3TFO: Falcons @ Lions, Week 16
It’s the start of the holiday season and the NFL is breaking out the first game of the full week’s schedule on Saturday night, and it’s a game that looked a lot better on paper early this year.
The Falcons had been winning games but somehow failing to earn everybody’s respect, until taking down the Giants last week. The Lions, on the other hand, have been losing the games everybody expected them to win, and are now only playing for pride, statistics and records, with Calvin Johnson chasing down the single-season receiving yardage record held by Jerry Rice.
But that passing attack and pursuit of records throws up some interesting matchups for us to examine.
John Abraham vs. Jeff Backus
Both of these players may be getting up there in years but they can still play at a pretty high level. Abraham will move from one side of the line to the other, so will spend some time battling against right tackles Gosder Cherilus and Riley Reiff. But the most interesting battle is with fellow elder statesman Jeff Backus. There have been sections of the Detroit fanbase that have been asking all season why the Lions don’t sit Backus and give Reiff, the team’s top draft pick, a chance at left tackle. When Backus went down hurt Reiff got a chance, but the coaches aren’t ready to close the book on the Backus career just yet, because he is still getting it done as a pass protector, and the team passes a lot.
Backus has allowed just a single sack this season, and that came in Week 1 against the Rams. Since then he has been beaten for a total of just 33 pressures, which, though not quite elite, is still impressive given how much the Lions sling the football around. Abraham for his part is similarly still bringing the heat, and provides a really stern test for any pass protector. This will be an interesting one to watch.
Megatron vs. Falcons CBs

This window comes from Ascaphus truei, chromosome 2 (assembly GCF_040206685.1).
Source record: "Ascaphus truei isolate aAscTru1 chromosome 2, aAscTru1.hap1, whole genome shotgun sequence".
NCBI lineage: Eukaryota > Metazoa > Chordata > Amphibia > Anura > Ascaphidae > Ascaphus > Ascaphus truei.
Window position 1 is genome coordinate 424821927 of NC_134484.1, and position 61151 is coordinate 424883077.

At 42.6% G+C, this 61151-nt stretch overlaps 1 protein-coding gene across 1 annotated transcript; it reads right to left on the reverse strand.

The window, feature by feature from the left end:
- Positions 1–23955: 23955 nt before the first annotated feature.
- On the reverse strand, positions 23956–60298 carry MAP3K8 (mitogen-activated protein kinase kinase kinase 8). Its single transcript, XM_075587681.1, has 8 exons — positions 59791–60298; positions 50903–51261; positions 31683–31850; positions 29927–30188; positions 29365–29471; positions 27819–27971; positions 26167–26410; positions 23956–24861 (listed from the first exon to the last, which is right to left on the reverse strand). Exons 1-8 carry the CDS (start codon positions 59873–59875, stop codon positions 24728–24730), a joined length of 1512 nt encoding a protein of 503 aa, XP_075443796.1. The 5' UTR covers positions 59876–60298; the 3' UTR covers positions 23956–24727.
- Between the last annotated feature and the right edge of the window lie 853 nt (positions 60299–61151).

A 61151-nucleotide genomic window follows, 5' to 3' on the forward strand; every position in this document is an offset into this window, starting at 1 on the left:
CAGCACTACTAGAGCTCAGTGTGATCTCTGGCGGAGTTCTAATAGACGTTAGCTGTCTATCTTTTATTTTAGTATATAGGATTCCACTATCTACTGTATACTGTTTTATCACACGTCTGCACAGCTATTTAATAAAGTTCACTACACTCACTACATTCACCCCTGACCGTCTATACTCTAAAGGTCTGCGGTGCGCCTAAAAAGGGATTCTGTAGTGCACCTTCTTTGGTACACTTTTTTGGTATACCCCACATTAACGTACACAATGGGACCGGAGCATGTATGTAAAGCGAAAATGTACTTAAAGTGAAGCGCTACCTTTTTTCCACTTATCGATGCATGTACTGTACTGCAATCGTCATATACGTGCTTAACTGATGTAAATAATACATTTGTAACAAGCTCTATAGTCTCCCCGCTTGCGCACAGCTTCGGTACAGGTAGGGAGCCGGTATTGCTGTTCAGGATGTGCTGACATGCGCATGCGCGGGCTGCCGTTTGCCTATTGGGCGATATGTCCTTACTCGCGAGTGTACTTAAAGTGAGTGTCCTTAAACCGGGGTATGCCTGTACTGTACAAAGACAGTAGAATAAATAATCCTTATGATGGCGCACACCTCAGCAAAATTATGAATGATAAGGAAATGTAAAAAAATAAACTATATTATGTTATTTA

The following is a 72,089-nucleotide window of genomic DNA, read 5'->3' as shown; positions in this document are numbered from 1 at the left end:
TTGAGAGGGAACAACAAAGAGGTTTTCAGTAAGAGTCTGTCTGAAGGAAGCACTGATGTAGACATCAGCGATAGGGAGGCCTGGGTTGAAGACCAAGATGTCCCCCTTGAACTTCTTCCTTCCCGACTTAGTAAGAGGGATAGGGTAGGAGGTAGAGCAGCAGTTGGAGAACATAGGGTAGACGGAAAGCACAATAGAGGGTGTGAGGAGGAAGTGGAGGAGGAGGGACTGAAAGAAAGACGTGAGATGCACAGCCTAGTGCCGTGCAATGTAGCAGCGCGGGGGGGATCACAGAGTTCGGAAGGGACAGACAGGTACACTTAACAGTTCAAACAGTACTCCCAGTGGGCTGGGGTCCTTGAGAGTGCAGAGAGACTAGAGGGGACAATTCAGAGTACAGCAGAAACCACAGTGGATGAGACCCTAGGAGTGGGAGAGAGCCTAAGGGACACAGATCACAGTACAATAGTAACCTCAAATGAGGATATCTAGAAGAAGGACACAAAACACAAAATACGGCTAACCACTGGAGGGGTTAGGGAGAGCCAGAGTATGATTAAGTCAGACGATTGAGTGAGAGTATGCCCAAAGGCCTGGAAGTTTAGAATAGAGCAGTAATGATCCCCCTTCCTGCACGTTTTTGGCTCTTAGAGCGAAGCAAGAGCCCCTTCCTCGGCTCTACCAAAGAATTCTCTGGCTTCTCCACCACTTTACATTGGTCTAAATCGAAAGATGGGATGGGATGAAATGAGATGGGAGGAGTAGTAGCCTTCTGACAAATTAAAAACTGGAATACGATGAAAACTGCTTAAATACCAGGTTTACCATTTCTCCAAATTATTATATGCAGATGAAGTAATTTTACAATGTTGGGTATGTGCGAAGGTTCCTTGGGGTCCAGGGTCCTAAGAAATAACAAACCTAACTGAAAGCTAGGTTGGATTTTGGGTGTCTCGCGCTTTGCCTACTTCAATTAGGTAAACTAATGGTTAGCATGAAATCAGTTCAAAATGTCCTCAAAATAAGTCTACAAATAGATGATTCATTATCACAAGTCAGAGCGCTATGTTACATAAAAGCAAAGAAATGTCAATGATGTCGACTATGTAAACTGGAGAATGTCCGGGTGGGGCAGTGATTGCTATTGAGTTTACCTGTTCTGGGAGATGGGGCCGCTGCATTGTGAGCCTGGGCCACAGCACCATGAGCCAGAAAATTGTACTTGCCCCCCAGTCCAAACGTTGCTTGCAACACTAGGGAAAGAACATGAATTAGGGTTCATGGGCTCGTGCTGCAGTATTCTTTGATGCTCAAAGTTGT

The Lions smartly move Johnson around to get the best possible matchup in a game, and unless a team has a player like Darrelle Revis, who will follow him wherever he lines up, they can essentially dictate the matchup he receives. Atlanta has an interesting set of corners to contend with. By far their most instinctive and accomplished cover corner is Asante Samuel, but Dunta Robinson on the other side is markedly more physical and will give Johnson a completely different kind of coverage. The under-the-radar star of the group, however, is Robert McClain, now the team’s nickel corner and the guy likely to draw Johnson when he moves to the slot.
McClain has allowed 35 catches this year, but they have gone for an average of just 7.5 yards and he has yet to allow a touchdown catch in his coverage. He has intercepted one pass, against Peyton Manning, and has broken up another half dozen. Passers throwing into his and Samuel’s coverage have QB ratings in the 60s, but when attacking Robinson that number jumps to 100. Johnson will likely get yards in this game, but against which player?
Battle of the Elusiveless
Much has been made about the decline of Michael Turner’s running this year, and in truth he fails to find yards when the Falcons can’t open up running lanes for him. When he gets a head of steam he is still a total nightmare for defenders to bring down, and he will rumble his way through tackles. This is evidenced by the 36 missed tackles he has forced this season, one of the better marks in the league. That mark helps him to rank eighth in our Elusive Rating that attempts to isolate the effect of a running back from his blockers.
By contrast, Detroit’s top runner, Mikel Leshore, has forced just eight missed tackles and currently ranks as the least elusive back in football. He is averaging less than 2 yards per carry after contact, which is less than half of Adrian Peterson’s league-leading mark in that category. For a player that was supposed to be a top-tier running back, Leshore has so far been a disappointment. And with both teams leaning ever more on their passing game, these running backs have fewer opportunities than ever to actually make plays and generate more yardage than the blockers are making for them.
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